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Philip Ii's Reforms Of The Macedonian State Notes
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Philip Ii's Reforms Of The Macedonian State Revision
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How important were Philip's achievements and reforms for the development of the Macedonian State?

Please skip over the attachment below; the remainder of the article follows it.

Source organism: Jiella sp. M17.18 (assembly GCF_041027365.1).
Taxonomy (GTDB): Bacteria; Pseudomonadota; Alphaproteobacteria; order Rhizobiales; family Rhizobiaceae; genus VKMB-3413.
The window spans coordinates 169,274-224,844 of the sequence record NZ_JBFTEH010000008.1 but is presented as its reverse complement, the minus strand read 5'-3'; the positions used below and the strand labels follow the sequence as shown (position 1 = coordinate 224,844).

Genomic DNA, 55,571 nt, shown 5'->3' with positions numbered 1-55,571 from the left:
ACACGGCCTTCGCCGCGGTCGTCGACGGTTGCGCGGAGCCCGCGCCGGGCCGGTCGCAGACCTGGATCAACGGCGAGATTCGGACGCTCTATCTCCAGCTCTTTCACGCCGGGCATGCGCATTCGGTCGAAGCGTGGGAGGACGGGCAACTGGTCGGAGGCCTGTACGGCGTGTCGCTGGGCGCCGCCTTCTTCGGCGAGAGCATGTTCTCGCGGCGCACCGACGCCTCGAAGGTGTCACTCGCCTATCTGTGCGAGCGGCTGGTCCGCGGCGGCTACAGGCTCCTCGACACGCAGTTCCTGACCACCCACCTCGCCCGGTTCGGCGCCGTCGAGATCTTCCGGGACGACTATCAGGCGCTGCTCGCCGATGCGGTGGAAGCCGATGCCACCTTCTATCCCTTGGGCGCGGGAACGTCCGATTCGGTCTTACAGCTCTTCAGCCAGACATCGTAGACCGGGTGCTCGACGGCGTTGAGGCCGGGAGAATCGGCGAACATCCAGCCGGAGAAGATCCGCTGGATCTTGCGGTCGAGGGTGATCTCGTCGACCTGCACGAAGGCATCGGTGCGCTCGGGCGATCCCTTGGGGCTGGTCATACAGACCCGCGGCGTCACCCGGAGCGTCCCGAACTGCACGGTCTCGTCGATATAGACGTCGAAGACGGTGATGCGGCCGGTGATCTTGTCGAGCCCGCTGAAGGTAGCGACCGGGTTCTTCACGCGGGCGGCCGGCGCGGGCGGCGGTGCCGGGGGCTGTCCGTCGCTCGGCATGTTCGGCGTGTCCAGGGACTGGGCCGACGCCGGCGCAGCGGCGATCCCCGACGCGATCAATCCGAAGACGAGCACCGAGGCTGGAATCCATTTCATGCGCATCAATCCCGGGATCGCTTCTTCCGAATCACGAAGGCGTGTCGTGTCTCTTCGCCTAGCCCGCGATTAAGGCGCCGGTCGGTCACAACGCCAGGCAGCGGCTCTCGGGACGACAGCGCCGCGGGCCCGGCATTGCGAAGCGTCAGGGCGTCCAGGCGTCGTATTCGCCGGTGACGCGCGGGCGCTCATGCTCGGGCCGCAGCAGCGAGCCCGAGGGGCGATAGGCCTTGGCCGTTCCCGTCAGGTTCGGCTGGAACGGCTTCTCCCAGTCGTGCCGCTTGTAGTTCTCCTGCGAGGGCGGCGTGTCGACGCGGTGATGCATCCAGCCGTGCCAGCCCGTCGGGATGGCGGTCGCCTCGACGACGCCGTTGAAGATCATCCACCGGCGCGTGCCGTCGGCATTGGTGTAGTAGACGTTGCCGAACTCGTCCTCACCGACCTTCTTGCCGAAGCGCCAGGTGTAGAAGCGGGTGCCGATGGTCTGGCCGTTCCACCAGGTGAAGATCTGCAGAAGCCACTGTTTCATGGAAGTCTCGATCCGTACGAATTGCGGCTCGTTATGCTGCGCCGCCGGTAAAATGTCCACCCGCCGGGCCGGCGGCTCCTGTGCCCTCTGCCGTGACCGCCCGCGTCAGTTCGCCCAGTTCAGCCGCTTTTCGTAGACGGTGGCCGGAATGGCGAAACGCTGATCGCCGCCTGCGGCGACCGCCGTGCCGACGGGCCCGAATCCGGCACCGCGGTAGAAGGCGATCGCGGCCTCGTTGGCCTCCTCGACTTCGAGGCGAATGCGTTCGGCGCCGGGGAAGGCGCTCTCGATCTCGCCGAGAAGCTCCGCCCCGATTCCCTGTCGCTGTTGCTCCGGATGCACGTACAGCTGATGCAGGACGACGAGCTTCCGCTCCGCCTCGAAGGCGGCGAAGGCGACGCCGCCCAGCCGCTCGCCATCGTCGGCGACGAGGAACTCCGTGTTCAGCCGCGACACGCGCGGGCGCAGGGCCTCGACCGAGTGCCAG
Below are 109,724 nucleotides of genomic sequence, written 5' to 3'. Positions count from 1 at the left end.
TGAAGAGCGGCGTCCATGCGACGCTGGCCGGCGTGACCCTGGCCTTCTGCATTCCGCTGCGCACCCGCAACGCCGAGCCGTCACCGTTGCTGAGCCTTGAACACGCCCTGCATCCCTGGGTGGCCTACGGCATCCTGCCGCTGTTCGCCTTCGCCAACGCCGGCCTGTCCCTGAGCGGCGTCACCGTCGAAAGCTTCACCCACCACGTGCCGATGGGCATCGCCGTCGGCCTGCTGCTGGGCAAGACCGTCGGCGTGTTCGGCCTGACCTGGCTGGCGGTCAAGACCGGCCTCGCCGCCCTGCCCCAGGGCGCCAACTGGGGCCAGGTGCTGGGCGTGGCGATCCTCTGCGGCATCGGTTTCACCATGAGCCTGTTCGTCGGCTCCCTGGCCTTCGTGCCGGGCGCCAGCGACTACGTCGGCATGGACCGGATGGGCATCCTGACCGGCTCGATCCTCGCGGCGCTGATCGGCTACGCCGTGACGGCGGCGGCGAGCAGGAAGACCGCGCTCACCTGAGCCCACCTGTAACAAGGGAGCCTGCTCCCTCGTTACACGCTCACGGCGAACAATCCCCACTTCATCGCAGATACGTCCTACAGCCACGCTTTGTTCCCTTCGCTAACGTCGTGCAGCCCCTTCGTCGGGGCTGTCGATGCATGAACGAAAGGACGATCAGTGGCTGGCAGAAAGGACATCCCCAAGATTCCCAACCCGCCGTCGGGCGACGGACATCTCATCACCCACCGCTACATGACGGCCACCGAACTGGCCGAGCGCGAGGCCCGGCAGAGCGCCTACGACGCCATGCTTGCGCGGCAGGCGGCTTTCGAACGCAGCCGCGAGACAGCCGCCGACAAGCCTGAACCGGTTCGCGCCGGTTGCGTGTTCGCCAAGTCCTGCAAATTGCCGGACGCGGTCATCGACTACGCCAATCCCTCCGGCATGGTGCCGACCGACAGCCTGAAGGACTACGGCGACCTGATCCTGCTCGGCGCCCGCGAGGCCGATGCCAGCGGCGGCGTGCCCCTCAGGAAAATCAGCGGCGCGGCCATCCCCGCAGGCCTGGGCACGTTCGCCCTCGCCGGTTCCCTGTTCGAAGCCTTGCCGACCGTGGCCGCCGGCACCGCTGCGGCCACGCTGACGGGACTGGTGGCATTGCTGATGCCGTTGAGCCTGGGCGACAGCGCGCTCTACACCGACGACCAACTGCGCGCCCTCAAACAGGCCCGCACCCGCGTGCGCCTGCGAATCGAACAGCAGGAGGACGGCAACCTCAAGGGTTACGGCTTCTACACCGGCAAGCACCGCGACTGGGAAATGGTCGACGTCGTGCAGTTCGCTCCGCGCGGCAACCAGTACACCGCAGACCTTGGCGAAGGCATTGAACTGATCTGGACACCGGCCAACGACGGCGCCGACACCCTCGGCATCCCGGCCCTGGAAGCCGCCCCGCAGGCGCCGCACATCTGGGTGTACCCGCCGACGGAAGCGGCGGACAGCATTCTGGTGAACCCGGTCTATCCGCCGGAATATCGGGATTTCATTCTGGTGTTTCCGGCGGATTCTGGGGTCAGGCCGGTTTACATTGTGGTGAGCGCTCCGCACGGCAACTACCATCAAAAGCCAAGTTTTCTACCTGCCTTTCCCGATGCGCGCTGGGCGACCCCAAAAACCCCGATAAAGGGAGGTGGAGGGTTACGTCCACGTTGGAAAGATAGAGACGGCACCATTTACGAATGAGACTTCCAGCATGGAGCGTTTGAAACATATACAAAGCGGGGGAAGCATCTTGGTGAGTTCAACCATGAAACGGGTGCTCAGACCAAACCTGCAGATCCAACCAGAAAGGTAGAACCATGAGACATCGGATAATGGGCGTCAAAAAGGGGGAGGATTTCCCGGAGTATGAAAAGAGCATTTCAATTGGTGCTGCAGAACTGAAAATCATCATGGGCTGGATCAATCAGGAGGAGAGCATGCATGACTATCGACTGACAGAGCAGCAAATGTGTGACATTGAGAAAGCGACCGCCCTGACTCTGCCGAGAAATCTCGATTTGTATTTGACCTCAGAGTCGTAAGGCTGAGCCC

The achievements and reforms of Philip were crucial for the development of the Macedonian state; in fact it was because of him that it was first truly able to be called a nation state. In his description of the area some seventy years early Thucydides had distinguished between the upland Macedonians and the lowland Macedonians as two distinct peoples, but it was Philip who changed all this, integrating them into a powerful military and economic power. Without his achievements and reforms it is almost certain that Alexander would not have been in such a strong position to invade Asia as quickly as he did after his accession; this led Diodorus to call Philip, "the greatest of the Kings in Europe." Before the arrival of Philip it seems that Macedonia, from what can be gathered from the relatively sparse evidence, was an altogether backward and isolated country viewed with a certain degree of contempt by the rest of the Greeks. They looked down on what they saw as the primitive customs preserved by the Macedonians such as marching their armies through a dog cut in half and their system of kingship which saw them torn apart internally by court intrigue and plots. Not only were they backward but they had a poor record in terms of loyalty and trustworthiness. Alexander the first had collaborated heavily with the invading army of Xerxes and Perdiccas the second frequently changed sides during the Peloponnesian war. Furthermore Athens viewed the weak Macedonia as simply a buffer region between her and the more powerful Thrace; such was the weak state of the country at the time just before Philip. Amyntas desperately tried to keep back the Illyrians with a heavy annual tribute and he enjoyed little or no control over the eastern frontier. There was further division between the lowlands and the uplands, which were even more backward and isolated than the rest of Macedonia; it seemed likely that this region would be totally lost to Illyrian control as their troops prepared to invade Macedonian just before Philip took the throne. It was these regions which Philip managed to successfully incorporate into his kingdom; these lands which were previously only tenuously held by his predecessors were now a secure western frontier for Macedonia. In the east he did the same by capturing the entire Strymon basin and bringing the area up to the river Nestos under his control. Again in the north he secured the frontier by sacking Olynthua in 348. The security of his borders was further enhanced with strong bases of Macedonians at Pythion near Mount Olympus, Philippoupolis and at Emathia. Plutarch's Life of Alexander has a comment attributed to Alexander after hearing of another of his father's victories which shows the extent and success of Philip's expansion, "Boys, my father will forestall me in everything. There will be nothing great or spectacular for you and me to show the world." This is clearly an exaggeration on Alexander's part, Philip could not possibly defeat every nation, but it is revealing of the perception of his remarkable success, it is as if he could go on to conquer the world.
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